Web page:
American military hegemony in Europe, Asia and the Middle East depends on the ability of the U.S. military to threaten and, if necessary, to use military force to defeat any regional challenge-but at a relatively low cost. This is because the American public is not prepared to pay the costs necessary if the United States is to be a "hyperpower."
Given this premise, the obsession with the non-proliferation of nuclear weapons and other Weapons of Mass Destruction (WMD) makes perfect sense. WMD are defensive weapons that offer poor states a possible defensive shield against the sword of unexcelled U.S. conventional military superiority. The success of the United States in using superior conventional force to defeat Serbia and Iraq (twice) may have accelerated the efforts of India, Pakistan, North Korea and Iran to obtain nuclear deterrents. As an Indian admiral observed after the Gulf War, "The lesson is that you should not go to war with the United States unless you have nuclear weapons." Moreover, it is clear that the United States treats countries that possess WMD quite differently from those that do not.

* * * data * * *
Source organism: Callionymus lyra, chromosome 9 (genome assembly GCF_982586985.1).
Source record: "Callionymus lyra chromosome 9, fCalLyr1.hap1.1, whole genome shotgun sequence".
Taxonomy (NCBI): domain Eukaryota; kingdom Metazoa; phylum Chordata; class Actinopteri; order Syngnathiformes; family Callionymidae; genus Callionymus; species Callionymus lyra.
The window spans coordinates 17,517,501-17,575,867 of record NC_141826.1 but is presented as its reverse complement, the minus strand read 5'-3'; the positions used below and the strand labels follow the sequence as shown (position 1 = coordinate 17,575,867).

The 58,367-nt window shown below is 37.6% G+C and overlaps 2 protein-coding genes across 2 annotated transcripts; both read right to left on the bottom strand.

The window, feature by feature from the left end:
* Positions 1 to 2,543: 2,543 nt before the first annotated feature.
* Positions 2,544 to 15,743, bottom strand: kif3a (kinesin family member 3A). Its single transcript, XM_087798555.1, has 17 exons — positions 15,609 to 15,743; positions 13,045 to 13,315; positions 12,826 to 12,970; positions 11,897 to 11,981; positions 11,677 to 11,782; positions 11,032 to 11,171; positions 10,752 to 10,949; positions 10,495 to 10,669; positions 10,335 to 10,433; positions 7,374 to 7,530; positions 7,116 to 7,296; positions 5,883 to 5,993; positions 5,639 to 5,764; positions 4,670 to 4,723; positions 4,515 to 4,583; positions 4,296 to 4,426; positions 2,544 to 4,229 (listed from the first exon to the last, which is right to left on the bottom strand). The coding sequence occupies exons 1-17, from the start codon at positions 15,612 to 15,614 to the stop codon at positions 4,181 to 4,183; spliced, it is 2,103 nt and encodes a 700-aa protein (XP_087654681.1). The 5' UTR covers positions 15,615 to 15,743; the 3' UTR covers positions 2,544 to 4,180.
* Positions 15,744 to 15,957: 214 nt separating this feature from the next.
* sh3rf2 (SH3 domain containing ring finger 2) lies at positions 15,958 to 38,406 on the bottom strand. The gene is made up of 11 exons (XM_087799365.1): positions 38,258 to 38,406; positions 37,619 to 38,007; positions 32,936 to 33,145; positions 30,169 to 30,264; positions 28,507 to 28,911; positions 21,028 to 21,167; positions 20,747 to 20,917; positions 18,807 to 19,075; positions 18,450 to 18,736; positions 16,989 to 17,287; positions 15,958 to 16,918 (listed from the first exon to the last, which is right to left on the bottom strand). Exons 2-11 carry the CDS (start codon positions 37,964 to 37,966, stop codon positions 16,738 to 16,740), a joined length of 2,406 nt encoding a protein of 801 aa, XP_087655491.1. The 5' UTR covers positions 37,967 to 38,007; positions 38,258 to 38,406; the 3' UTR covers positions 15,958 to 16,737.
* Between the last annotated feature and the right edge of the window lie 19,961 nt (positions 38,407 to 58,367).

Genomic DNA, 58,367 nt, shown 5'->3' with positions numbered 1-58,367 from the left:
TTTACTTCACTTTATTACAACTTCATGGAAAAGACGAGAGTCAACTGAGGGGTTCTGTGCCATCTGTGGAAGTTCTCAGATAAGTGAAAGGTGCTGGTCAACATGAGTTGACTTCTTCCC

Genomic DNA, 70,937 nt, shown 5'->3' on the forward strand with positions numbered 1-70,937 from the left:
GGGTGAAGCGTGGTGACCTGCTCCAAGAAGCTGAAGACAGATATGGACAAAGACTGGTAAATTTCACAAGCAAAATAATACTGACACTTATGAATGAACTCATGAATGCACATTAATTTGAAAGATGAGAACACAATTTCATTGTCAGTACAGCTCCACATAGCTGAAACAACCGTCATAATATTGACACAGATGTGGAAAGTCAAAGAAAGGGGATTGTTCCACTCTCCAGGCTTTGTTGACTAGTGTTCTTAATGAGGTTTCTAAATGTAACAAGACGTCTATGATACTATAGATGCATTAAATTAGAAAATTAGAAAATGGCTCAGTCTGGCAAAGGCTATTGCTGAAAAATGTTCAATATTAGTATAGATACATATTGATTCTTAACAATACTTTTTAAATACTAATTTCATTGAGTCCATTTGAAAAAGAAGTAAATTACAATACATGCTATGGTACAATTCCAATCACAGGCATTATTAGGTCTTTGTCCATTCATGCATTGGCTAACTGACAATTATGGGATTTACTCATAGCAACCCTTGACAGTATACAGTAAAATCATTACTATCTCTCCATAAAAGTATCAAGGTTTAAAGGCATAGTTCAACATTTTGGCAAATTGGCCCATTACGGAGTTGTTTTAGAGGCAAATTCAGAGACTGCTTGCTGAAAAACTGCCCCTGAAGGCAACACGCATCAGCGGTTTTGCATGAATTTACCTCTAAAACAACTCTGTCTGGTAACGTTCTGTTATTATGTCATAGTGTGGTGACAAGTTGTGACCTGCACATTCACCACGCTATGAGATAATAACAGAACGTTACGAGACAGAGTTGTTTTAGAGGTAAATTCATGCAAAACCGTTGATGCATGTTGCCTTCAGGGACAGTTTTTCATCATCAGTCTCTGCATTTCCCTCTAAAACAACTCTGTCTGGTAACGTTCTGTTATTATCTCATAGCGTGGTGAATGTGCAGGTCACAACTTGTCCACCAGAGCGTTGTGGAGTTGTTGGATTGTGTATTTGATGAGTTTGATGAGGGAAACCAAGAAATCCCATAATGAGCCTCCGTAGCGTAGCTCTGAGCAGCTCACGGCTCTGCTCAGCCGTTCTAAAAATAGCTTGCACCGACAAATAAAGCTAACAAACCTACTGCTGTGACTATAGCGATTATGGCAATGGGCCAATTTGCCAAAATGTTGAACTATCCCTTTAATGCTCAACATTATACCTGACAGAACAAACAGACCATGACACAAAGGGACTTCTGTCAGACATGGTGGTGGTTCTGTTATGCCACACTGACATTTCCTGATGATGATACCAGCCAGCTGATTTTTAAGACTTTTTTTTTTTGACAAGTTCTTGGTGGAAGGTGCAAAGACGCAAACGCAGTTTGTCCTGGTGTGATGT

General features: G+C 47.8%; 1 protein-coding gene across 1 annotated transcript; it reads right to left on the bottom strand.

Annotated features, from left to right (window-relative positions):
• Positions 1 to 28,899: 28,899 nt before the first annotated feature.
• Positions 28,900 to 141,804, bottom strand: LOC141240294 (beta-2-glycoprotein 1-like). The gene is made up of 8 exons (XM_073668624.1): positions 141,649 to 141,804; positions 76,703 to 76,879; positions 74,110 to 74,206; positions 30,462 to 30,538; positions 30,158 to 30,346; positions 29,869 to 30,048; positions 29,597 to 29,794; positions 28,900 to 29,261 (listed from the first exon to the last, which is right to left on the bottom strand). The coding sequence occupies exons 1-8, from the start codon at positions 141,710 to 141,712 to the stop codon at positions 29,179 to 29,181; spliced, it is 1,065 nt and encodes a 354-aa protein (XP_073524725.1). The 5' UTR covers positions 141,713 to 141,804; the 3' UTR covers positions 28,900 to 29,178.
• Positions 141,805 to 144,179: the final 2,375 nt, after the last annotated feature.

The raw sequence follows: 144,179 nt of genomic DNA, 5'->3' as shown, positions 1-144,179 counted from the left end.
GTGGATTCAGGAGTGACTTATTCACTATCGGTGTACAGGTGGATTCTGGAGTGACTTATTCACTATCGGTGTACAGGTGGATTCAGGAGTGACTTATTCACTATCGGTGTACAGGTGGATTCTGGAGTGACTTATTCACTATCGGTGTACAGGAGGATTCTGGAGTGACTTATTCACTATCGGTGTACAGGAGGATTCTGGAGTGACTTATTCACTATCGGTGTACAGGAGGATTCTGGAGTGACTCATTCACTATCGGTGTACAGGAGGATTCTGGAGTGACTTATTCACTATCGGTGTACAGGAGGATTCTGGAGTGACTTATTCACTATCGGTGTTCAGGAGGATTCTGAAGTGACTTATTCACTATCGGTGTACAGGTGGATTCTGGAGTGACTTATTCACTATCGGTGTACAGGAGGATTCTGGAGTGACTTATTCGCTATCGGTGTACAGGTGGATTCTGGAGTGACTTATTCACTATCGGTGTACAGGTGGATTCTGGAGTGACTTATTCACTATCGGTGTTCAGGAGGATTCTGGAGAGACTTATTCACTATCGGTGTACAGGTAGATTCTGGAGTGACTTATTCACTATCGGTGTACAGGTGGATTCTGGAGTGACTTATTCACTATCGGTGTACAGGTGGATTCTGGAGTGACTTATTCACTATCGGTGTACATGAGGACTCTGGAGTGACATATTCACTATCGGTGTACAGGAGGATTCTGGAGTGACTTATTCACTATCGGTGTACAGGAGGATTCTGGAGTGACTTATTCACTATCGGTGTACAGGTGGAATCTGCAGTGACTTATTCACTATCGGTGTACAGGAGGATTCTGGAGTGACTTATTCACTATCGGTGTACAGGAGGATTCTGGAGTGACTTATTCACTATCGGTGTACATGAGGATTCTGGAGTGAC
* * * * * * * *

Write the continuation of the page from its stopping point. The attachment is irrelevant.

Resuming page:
So proliferation undermines American regional hegemony in two ways. First, it forces the U.S. military to adopt costly and awkward strategies in wartime. Second, it discourages intimidated neighbors of the nuclear state from allowing American bases and military build-ups on its soil.